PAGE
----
The Dreaded DNF

So, during my time in the reading community I have discovered that there are two types of readers; the ones who persevere and the ones who Do Not Finish. I’ve also noticed that there is some debate about actively marking a book as DNF; I myself have struggled with which category I wanted to be in. When a book appeals to you and you’ve invested time, energy, and money into it the last thing you want to do is give up. Recently I have made the decision to alter my own perception of not finishing books and I thought I would share them here for any other conflicted readers out there!

As recently as a few months ago I refused to not finish a book, and if I really really couldn’t I wouldn’t tell anyone and pretend I was still reading it; that I hadn’t given up. There was a part of me that felt really guilty if I wasn’t feeling it. I felt bad for the author and wanted so badly to keep going in case I was wrong and it did get better; but I also felt bad in myself. I had this weird notion that I wasn’t ‘the reading person’ if I stopped halfway, or even two thirds of the way through; almost like a was a phoney or a pretender. Retrospectively, I know this is wrong, nobody should feel like that. I mean, I never get mad at myself if I turn a movie off before its finished, so why is a book any different?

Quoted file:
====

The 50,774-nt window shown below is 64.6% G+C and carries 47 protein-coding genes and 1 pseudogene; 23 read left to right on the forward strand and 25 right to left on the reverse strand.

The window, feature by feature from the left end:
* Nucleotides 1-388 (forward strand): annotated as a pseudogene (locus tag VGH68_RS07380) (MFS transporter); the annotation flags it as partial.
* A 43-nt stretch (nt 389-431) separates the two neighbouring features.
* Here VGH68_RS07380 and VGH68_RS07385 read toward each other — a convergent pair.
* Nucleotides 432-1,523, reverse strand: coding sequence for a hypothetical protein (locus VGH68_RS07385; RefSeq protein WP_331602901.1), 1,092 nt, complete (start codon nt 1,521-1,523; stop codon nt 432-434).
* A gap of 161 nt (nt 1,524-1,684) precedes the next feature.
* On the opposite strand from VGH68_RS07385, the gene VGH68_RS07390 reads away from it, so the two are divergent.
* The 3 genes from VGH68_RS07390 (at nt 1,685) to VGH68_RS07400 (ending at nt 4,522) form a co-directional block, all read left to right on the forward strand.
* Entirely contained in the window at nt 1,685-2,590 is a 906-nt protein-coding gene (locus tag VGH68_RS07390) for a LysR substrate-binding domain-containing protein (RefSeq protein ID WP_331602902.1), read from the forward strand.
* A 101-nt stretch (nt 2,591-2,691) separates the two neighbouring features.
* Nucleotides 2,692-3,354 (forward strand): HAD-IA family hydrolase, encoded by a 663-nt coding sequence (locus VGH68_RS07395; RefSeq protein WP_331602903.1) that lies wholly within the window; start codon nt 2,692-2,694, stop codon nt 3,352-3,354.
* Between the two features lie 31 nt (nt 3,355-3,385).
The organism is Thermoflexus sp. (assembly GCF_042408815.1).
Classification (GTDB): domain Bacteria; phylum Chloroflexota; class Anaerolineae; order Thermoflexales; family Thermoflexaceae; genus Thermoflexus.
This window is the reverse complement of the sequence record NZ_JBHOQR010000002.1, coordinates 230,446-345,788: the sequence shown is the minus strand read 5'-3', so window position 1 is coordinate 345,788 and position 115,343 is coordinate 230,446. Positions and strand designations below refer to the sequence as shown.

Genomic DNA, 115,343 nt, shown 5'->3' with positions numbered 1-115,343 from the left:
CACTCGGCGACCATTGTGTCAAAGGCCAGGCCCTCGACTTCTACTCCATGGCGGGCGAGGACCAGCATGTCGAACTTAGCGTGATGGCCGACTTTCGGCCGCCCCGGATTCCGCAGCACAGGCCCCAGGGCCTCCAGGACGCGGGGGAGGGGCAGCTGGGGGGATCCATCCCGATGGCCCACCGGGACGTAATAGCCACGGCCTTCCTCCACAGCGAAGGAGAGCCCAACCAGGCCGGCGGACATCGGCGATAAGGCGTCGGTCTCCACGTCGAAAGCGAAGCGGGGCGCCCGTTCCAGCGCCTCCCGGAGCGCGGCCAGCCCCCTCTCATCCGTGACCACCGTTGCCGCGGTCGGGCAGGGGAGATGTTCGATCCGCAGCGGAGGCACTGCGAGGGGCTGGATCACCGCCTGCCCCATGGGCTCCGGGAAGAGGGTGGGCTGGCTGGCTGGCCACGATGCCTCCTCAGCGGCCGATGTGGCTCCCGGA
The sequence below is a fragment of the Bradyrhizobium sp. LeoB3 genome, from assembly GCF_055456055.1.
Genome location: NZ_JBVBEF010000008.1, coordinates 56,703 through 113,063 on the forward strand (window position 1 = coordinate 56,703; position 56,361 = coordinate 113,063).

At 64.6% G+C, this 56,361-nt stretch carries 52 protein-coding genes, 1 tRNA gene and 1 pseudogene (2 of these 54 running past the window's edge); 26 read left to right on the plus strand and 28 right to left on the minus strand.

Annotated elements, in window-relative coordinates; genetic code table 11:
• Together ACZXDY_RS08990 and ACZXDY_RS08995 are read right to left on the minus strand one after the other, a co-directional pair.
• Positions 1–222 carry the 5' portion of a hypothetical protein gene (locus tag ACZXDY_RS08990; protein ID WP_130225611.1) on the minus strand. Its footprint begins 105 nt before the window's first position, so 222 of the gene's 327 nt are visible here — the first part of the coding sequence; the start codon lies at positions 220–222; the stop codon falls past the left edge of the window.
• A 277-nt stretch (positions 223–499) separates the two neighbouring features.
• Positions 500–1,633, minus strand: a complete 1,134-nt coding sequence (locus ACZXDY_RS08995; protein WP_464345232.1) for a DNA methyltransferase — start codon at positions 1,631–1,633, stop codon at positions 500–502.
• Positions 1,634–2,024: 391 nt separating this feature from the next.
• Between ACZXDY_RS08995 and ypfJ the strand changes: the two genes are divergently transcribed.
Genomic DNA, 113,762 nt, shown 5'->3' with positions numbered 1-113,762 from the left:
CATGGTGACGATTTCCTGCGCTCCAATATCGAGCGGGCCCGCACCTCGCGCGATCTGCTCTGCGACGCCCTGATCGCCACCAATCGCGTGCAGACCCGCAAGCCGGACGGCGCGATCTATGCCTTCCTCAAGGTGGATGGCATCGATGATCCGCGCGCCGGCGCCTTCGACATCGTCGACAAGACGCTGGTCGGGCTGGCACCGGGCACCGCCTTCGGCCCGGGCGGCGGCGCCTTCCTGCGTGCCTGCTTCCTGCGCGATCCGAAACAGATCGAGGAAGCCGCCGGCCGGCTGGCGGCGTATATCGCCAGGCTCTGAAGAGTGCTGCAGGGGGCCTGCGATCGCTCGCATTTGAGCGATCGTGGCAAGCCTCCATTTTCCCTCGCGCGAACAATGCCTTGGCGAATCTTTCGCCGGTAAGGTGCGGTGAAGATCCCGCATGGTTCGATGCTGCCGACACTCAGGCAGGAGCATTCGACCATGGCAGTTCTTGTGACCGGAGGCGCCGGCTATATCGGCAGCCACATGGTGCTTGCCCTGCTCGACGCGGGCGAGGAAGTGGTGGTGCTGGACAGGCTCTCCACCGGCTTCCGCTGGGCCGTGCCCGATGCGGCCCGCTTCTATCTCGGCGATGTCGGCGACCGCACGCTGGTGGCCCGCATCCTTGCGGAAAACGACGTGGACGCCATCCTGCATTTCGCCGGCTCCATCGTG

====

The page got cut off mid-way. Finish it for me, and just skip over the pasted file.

I believe that it’s because books are more personal. Theres an intimacy with books; the closeness of the pages, the images you make in your mind, the way the words make you feel. In a way the story is yours as well as the author’s. That’s actually when I realised that maybe it is ok afterall if I don’t finish a book. If it is such a personal experience, I cannot expect every single book to connect with me on an individual level. Everyone is different right?

And from there I began to think about it even further. When you browse a book and you put one back on the shelf, you don’t get mad at yourself because it’s just not what you wanted to read, theres no guilt associated with that and rightly so. There should be pride associated with the fact that we’ve tried a new book, a new author, or a new genre because even if we don’t finish it we’ve learnt more about what we do like in the stories we read. We’re expanding our knowledge, our repertoire so to speak. In trying these different books we may discover some things we like; maybe a new writing style, the voice of a narrator and maybe because of that we’ll pick up a different book by that author and fall in love with it. Everything is trial and error in life and books are no different.

Forcing yourself to finish a book you’re simply not feeling just isn’t worth it. Resentment builds and you end up projecting negativity about the book and possibly more; it puts unwanted pressure on yourself and ultimately could be time spent reading a book you actually enjoy. So, my fellow readers; those who persevere I applaud your optimism. To my fellow readers who sometimes DNF; thats ok too because theres always another book for us to read.

3 thoughts on “The Dreaded DNF

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